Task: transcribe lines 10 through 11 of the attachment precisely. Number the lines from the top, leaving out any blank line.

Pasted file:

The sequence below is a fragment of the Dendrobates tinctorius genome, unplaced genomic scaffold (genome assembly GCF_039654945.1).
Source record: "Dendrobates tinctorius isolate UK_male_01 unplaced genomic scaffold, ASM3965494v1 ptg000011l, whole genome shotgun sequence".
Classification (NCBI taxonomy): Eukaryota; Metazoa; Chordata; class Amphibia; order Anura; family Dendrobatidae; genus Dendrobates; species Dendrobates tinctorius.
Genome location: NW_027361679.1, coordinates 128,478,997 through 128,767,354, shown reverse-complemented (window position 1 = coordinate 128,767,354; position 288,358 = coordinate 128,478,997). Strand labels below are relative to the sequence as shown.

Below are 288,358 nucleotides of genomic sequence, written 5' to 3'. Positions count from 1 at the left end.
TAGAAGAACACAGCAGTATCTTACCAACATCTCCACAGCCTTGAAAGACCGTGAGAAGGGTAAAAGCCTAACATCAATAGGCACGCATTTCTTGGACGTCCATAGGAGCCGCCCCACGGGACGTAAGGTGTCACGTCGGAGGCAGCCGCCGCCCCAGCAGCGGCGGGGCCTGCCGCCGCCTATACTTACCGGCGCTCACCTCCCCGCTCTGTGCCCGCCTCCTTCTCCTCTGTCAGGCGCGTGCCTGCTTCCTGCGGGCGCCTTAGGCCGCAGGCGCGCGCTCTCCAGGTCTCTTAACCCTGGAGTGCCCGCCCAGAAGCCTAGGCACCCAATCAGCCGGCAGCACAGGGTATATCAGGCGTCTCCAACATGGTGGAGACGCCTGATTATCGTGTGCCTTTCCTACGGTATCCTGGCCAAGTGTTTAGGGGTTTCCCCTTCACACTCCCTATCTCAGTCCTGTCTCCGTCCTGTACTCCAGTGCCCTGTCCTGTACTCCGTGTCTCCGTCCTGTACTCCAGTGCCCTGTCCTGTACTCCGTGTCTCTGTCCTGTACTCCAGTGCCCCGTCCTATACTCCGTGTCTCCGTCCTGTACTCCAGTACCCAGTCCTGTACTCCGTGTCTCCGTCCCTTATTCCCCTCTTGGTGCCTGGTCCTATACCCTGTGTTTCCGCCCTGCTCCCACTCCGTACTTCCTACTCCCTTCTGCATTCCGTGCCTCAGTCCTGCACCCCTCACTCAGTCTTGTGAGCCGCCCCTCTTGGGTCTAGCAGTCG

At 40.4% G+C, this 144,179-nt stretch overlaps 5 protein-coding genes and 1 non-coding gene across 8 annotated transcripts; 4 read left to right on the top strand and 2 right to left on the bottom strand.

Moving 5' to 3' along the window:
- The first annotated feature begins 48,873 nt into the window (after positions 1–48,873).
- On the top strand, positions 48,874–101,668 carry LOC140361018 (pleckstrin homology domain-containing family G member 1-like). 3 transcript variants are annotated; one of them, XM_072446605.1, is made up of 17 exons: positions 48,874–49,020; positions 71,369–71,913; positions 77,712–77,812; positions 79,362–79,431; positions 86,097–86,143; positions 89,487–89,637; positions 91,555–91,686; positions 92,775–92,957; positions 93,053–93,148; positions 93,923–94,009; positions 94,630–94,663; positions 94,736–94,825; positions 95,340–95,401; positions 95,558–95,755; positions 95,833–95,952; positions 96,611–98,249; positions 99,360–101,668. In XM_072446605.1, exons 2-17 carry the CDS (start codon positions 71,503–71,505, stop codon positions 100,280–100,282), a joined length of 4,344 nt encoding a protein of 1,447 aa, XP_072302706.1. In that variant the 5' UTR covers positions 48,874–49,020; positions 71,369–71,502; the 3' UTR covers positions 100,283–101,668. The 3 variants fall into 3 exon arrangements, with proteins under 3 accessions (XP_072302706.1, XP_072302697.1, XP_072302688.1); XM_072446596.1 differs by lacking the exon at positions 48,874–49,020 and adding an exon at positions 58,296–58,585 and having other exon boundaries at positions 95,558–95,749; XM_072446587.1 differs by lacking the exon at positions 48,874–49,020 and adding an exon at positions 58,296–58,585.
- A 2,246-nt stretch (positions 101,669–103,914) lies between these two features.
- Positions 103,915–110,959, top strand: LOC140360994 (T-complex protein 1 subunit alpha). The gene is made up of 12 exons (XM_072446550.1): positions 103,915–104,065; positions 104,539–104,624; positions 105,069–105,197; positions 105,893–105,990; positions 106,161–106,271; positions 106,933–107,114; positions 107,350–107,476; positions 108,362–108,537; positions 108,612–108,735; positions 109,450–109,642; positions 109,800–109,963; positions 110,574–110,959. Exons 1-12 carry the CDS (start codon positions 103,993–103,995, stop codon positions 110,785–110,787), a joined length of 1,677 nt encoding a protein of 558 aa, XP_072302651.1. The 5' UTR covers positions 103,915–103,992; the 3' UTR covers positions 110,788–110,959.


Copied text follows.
- On the top strand, positions 48,874–101,668 carry LOC140361018 (pleckstrin homology domain-containing family G member 1-like). 3 transcript variants are annotated; one of them, XM_072446605.1, is made up of 17 exons: positions 48,874–49,020; positions 71,369–71,913; positions 77,712–77,812; positions 79,362–79,431; positions 86,097–86,143; positions 89,487–89,637; positions 91,555–91,686; positions 92,775–92,957; positions 93,053–93,148; positions 93,923–94,009; positions 94,630–94,663; positions 94,736–94,825; positions 95,340–95,401; positions 95,558–95,755; positions 95,833–95,952; positions 96,611–98,249; positions 99,360–101,668. In XM_072446605.1, exons 2-17 carry the CDS (start codon positions 71,503–71,505, stop codon positions 100,280–100,282), a joined length of 4,344 nt encoding a protein of 1,447 aa, XP_072302706.1. In that variant the 5' UTR covers positions 48,874–49,020; positions 71,369–71,502; the 3' UTR covers positions 100,283–101,668. The 3 variants fall into 3 exon arrangements, with proteins under 3 accessions (XP_072302706.1, XP_072302697.1, XP_072302688.1); XM_072446596.1 differs by lacking the exon at positions 48,874–49,020 and adding an exon at positions 58,296–58,585 and having other exon boundaries at positions 95,558–95,749; XM_072446587.1 differs by lacking the exon at positions 48,874–49,020 and adding an exon at positions 58,296–58,585.
- A 2,246-nt stretch (positions 101,669–103,914) lies between these two features.